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NBA's Executive of the Year is a name you know

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NBA's Executive of the Year is a name you know

From Comcast SportsNet
NEW YORK (AP) -- Indiana Pacers president Larry Bird was voted the NBA's Executive of the Year on Wednesday, becoming the first person to win that award, plus the MVP and Coach of the Year honors. The Pacers went 42-24 and are tied 1-1 with Miami in the second round of the Eastern Conference playoffs. Bird's moves to strengthen the team during the offseason included promoting Frank Vogel from interim to head coach and signing starting forward David West. He acquired point guard George Hill in a draft-night deal with San Antonio, and traded for Lou Amundson and Leandro Barbosa to fortify the bench for the Pacers, who earned the No. 3 seed in the East and had the fifth-best record in the league. "This is an honor for the Indiana Pacers, not an award for Larry Bird," Bird said in a statement. "Everyone in this franchise put in a lot of work and showed a lot of patience as we have tried to get this team to a level on and off the court the fans in Indiana can be proud of. You always believe, and hope, the players you get will fit into a plan and I'm very proud of what our guys and our coaches have accomplished so far this year." Bird was a three-time MVP as a Boston Celtics player, then guided his home-state Pacers to a 147-67 record in three seasons and their only finals appearance in 2000. He was the Coach of the Year in 1998 following his first season. He returned to the Pacers' front office in 2003 and became the full-time president in 2008 after Donnie Walsh left to join the New York Knicks. Bird received 88 points and 12 first-place votes from a panel of his fellow team executives Wednesday. San Antonio's R.C. Buford was second with 56 points and eight first-place votes, while the Los Angeles Clippers' Neil Olshey finished third with 55 points (six first-place votes).

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John Carlson agrees to big-money deal to stay with the Capitals

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USA TODAY Sports

John Carlson agrees to big-money deal to stay with the Capitals

The Capitals had two major items on their to-do list this offseason: Sign a coach and re-sign defenseman John Carlson. Now all they need is a coach.

Carlson was on the verge of becoming one of the most sought-after free agents of the summer on July 1. Instead, he has agreed to a major deal to stay in Washington, it has been confirmed to NBC Sports Washington. The deal will be for eight years, $64 million carrying a cap hit of $8 million per year.

The contract also reportedly includes protection for the lockout seasons.

The Caps attached Brooks Orpik and his $5.5 million cap hit along with Philipp Grubauer in a trade with the Colorado Avalanche on Friday, helping free up a significant amount of cap space to help re-sign the star defenseman.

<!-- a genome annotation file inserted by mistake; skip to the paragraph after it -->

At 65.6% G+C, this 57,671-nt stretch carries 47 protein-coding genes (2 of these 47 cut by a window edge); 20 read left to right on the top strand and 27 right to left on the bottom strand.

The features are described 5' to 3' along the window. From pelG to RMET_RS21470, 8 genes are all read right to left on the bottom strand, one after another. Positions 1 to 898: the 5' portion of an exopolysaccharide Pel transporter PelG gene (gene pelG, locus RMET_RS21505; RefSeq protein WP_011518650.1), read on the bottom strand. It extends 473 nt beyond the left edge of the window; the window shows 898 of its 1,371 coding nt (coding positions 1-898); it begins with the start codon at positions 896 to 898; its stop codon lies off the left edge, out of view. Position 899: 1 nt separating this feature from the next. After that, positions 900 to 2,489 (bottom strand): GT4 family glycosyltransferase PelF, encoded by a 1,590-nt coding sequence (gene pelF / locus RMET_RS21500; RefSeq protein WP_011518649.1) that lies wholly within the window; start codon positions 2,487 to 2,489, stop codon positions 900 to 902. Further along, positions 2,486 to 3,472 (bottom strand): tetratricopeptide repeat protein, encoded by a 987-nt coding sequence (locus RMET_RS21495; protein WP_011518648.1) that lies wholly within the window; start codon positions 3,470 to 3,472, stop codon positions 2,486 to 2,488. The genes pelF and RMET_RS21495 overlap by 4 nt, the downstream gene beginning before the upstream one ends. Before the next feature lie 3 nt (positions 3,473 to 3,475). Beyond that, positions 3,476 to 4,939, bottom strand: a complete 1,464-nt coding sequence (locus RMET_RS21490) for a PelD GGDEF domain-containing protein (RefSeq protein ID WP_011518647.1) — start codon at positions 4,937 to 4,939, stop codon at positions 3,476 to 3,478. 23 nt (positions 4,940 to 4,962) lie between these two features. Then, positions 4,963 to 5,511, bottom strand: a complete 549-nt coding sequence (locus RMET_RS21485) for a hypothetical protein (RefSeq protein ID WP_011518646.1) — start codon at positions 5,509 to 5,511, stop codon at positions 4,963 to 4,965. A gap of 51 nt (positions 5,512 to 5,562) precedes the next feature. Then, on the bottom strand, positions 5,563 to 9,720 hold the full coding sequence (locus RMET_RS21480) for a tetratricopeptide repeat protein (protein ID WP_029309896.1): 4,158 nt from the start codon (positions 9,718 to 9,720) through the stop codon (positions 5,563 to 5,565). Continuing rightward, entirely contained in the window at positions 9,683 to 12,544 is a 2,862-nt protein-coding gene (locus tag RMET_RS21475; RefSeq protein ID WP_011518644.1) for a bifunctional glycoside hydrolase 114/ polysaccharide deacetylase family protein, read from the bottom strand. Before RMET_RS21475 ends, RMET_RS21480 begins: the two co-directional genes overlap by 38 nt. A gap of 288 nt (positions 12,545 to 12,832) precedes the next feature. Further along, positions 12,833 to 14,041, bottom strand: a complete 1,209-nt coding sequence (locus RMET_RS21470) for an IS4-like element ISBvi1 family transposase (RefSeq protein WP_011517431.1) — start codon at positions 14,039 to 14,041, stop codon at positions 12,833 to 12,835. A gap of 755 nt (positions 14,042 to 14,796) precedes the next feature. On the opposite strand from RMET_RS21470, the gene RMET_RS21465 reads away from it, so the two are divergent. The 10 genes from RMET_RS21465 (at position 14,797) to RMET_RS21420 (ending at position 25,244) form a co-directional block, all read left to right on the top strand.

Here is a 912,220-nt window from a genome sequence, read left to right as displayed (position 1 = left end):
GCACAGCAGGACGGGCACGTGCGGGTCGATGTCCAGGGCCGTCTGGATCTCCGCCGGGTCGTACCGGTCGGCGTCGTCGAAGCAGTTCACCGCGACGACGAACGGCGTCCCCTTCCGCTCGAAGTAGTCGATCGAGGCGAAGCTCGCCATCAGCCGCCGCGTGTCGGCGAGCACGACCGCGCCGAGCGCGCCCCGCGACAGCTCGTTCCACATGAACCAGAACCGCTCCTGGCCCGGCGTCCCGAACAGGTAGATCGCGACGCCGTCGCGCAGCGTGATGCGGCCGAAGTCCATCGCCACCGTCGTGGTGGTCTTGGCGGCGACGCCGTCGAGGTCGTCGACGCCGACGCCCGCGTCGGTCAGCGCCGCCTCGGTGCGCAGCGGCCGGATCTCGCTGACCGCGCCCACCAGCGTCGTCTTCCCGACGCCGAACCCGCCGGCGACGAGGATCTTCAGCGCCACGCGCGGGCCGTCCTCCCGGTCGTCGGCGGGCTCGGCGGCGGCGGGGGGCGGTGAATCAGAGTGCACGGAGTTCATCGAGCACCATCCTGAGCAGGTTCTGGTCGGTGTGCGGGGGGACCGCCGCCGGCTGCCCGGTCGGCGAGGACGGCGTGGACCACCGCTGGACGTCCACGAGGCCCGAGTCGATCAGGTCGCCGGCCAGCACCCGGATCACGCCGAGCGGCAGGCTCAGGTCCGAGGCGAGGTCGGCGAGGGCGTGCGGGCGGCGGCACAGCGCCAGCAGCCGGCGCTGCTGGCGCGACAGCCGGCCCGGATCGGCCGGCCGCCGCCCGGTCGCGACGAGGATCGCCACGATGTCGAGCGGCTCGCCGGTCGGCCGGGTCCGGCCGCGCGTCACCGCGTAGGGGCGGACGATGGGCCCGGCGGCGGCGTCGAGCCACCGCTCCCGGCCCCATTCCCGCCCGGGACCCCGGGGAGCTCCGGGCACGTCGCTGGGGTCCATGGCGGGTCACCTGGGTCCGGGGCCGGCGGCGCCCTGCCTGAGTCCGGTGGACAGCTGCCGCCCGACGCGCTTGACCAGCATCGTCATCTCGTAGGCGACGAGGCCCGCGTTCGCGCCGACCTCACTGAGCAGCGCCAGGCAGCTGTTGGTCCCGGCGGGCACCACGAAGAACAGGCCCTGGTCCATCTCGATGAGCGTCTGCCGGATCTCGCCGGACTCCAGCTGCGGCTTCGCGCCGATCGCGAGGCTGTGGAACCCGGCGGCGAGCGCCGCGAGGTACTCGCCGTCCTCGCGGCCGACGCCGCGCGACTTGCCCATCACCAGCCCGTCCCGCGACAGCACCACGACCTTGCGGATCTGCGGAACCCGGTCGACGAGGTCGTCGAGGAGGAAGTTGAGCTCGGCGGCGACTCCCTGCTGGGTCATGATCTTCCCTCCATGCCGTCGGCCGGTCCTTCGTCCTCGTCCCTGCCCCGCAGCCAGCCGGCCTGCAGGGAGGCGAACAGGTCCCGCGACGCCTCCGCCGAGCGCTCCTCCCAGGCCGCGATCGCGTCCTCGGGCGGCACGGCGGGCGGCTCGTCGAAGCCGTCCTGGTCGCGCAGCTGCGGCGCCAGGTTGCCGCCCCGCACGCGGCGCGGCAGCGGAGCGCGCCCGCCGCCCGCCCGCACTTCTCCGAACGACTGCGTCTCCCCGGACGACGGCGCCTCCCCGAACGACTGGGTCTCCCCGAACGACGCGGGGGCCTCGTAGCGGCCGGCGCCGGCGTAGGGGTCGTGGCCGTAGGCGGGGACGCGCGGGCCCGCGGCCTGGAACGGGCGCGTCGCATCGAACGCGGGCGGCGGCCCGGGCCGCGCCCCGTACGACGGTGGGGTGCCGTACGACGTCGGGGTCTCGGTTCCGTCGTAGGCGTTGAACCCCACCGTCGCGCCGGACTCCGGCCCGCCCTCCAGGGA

Carlson, 28, had a career year with 15 goals and 68 points in 2017-18. He followed that up with an incredibly strong postseason performance with five goals and 20 points in 24 games.

The Carlson contract was one of the biggest decisions of the offseason because of the trickle-down effect it will have on the team's remaining free agents. Now general manager Brian MacLellan knows exactly how much he has to spend on free agents like Tom Wilson and Devante Smith-Pelly.

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Interested teams have begun reaching out to John Carlson

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USA TODAY Sports

Interested teams have begun reaching out to John Carlson

Free agency does not start until July 1, but John Carlson's agent is already taking calls from other interested teams.

The interview period began at 12 a.m. on Sunday morning, which means teams are now able to reach out to any potential free agents, but no contracts can be signed until July 1. While Brian MacLellan said Friday that a new deal with Carlson to keep him in Washington was "really close," Carlson's agent, Rick Curran, has made it clear there was no deal in place yet as of Sunday.

So does this mean Carlson now has one foot out the door?

Not necessarily.

At this point in the negotiation, Carlson has a major advantage and that advantage is time. Sunday's interview period is just another way to hold the Caps' feet to the fire. The closer we get to July 1, the more pressure the team is under to get a deal done.

But the Caps still have some leverage too.

“I love it here and all that,” Carlson said during on breakdown day. “I want to stay here, but there's more to it than that.”

By rule, as his current team, the Caps are the only team that can offer Carlson an eight-year deal.

So Carlson may have turned up the heat a few degrees on the Caps, but it's not time for fans to worry just yet.

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